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Has interpretation of Fair Use in the US gone too far? – Charles Clark Memorial Lecture

20th March 2017

The annual Charles Clark Memorial Lecture, held each year during London Book Fair, saw lively debate on the Fair Use doctrine in the US between Judge Pierre Leval and Jon Baumgarten Esq.

The lecture, now a staple of the London Book Fair, takes place each year in memory of the late copyright lawyer and expert, Charles Clark, who was involved in numerous influential copyright decisions including the Copyright, Designs and Patents Act 1988 and the 1993 extension of copyright protection from 50 to 70 years after the death of an author. Each year the lecture is attended by leading authorities on copyright; rights managers; authors; visual artists; and anybody interested in the future of copyright in the content business.

For the first time, the lecture took on the form of a debate with Peter Day, former BBC broadcaster, acting as moderator. Day introduced the debate and its subject of fair use by talking of the dawn of intellectual property and the origins of the doctrine of fair use; the limited use of copyright material without having to contact the copyright owner. He highlighted that new technologies have made content more accessible than ever, but that tensions have arisen between the issues of ownership of information and the access to it.

Judge Pierre Leval, of the United States Court of Appeals, was the first to address the issue of how fair use has been handled in the US. Leval acknowledged that technology was certainly changing how we access content, but argued that this does not necessarily come as a detriment to copyright owners. He contended that the US approach to fair use gives a beneficial flexibility that allows the two objectives of copyright to be met; allowing authors to make a living, and also to increase the access to information, therefore, the knowledge of man. The digital sphere inherently involves the fair use of others’ work, but if the copyright owner’s market is not under threat or being encroached upon, then it can be of great value to them, rather than harm. Leval concluded that fair use is not the enemy of the copyright owner, but is in fact solicitous of their rights.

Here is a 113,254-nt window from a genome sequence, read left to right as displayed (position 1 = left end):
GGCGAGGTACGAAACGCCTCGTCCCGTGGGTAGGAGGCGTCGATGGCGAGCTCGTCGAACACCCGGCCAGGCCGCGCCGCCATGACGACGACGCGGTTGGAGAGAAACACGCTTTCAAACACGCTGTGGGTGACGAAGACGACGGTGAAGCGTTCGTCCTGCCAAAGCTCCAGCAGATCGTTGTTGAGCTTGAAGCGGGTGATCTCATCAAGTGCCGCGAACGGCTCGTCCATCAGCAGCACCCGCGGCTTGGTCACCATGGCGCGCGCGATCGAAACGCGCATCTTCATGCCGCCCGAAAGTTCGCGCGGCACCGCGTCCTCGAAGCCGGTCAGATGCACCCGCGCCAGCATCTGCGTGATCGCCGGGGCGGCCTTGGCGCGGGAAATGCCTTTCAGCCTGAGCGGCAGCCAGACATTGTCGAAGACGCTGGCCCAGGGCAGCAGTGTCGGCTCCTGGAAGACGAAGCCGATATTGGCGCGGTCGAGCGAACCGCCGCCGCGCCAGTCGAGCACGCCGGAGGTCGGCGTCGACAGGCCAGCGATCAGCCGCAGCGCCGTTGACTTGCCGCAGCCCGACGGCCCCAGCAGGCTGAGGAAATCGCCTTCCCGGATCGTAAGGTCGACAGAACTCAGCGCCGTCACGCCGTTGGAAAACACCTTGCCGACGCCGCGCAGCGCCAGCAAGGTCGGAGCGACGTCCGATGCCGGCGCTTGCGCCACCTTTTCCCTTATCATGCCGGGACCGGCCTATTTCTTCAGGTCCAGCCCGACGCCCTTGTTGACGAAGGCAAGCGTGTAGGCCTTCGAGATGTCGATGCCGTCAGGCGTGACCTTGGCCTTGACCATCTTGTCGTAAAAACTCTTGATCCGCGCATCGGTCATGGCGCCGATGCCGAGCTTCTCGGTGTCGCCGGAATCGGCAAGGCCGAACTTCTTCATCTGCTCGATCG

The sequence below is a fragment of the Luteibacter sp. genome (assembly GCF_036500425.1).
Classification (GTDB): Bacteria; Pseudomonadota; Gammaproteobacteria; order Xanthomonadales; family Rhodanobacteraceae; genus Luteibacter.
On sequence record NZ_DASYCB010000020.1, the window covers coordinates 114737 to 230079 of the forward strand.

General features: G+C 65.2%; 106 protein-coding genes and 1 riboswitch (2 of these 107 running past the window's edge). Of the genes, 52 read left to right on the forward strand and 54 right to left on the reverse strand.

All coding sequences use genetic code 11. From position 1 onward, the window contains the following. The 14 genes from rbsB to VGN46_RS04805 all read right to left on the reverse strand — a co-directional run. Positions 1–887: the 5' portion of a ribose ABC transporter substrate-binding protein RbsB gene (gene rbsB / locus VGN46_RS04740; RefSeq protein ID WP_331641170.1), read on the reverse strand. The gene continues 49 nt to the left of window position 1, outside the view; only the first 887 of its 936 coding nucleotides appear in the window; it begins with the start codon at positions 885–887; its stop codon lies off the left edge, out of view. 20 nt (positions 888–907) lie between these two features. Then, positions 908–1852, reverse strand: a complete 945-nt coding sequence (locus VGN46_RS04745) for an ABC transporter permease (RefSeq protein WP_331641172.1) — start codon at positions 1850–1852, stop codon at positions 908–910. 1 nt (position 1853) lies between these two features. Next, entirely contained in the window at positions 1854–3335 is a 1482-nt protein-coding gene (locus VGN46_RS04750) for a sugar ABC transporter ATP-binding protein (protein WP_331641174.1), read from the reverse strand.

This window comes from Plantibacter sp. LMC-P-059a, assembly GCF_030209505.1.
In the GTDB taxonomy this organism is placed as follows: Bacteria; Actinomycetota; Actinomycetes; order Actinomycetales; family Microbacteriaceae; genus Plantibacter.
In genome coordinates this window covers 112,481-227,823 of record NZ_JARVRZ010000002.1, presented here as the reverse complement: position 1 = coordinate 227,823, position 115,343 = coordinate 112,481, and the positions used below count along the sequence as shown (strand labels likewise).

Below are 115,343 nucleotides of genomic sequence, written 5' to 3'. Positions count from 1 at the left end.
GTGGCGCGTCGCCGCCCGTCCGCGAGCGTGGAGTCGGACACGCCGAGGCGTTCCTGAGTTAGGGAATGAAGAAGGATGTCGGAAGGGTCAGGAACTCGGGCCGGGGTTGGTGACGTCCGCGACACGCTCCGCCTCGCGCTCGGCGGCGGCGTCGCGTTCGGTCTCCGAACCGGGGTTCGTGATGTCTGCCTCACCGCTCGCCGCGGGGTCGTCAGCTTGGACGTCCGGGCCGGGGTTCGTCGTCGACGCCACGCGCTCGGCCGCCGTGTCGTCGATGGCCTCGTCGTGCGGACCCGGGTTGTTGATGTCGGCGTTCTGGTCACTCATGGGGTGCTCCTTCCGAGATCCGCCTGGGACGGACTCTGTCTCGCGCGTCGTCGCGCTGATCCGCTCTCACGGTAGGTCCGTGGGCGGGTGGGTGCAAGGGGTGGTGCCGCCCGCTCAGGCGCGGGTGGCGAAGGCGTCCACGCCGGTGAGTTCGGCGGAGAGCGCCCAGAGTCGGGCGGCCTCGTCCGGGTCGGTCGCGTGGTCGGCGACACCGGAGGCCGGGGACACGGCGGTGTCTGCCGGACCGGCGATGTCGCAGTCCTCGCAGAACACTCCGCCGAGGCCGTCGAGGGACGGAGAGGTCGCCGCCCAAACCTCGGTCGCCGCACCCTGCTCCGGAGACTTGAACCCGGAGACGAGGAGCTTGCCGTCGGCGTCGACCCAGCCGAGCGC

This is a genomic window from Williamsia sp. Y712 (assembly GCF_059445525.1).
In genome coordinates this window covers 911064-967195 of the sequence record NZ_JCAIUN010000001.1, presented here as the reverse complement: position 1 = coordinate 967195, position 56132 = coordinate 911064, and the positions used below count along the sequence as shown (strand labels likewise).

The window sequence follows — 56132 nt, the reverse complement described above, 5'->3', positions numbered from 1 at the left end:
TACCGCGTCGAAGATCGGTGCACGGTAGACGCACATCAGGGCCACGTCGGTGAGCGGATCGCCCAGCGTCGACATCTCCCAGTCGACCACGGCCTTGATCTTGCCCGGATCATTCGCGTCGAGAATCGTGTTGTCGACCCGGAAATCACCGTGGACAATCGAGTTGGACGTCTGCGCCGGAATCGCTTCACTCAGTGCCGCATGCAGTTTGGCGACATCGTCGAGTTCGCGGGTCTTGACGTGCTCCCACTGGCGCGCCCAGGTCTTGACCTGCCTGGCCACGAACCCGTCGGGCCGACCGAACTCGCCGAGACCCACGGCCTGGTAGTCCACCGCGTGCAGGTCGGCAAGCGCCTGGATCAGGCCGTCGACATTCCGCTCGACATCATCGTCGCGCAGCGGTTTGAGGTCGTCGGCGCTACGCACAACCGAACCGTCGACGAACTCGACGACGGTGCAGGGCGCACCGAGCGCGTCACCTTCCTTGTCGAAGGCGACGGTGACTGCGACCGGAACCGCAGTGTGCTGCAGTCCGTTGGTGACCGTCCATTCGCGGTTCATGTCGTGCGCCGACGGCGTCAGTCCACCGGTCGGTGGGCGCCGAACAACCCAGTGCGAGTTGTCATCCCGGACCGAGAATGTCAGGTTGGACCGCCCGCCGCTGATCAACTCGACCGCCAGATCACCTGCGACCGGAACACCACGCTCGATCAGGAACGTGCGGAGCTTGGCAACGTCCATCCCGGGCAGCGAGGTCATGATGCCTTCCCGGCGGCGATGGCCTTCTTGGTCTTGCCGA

The second speaker Jon Baumgarten Esq, former General Counsel for the US Copyright Office, was more wary of the flexible nature of fair use in the US. Baumgarten described his worries over recent decisions concerning fair use, and his fears that it will become misused under a false flag of authority, leading to widespread, unauthorised copying. He argued that technology giants have the ability to create copying enterprises, which is outside the spirit of fair use. Warning against the expansion of the fair use doctrine, Baumgarten underlined his concern that increasing calls upon ‘fair use’ would take away copyright value from the owner.

The dynamic exchange of ideas between the two leading US copyright experts provided good insight into how fair use is treated around the world, and the increasing number of challenges that the doctrine will have to meet in the face of new technology.

The Charles Clark lecture is hosted by the Publishers Association, and sponsored by the Federation of European Publishers (FEP), the Publishers Licensing Society (PLS), the Association of American Publishers (AAP), the Copyright Clearance Center (CCC), the International Publishers Association (IPA), the Copyright Licensing Agency (CLA) and the International Federation of Reprographic Rights Organisations (IFRRO) as well as sponsorship from leading law firms specialising in IP – Harbottle & Lewis, Proskauer, Taylor Wessing, Wiggin, and publishers Elsevier and Pearson.


You can now view the transcript of this year's Charles Clark Lecture at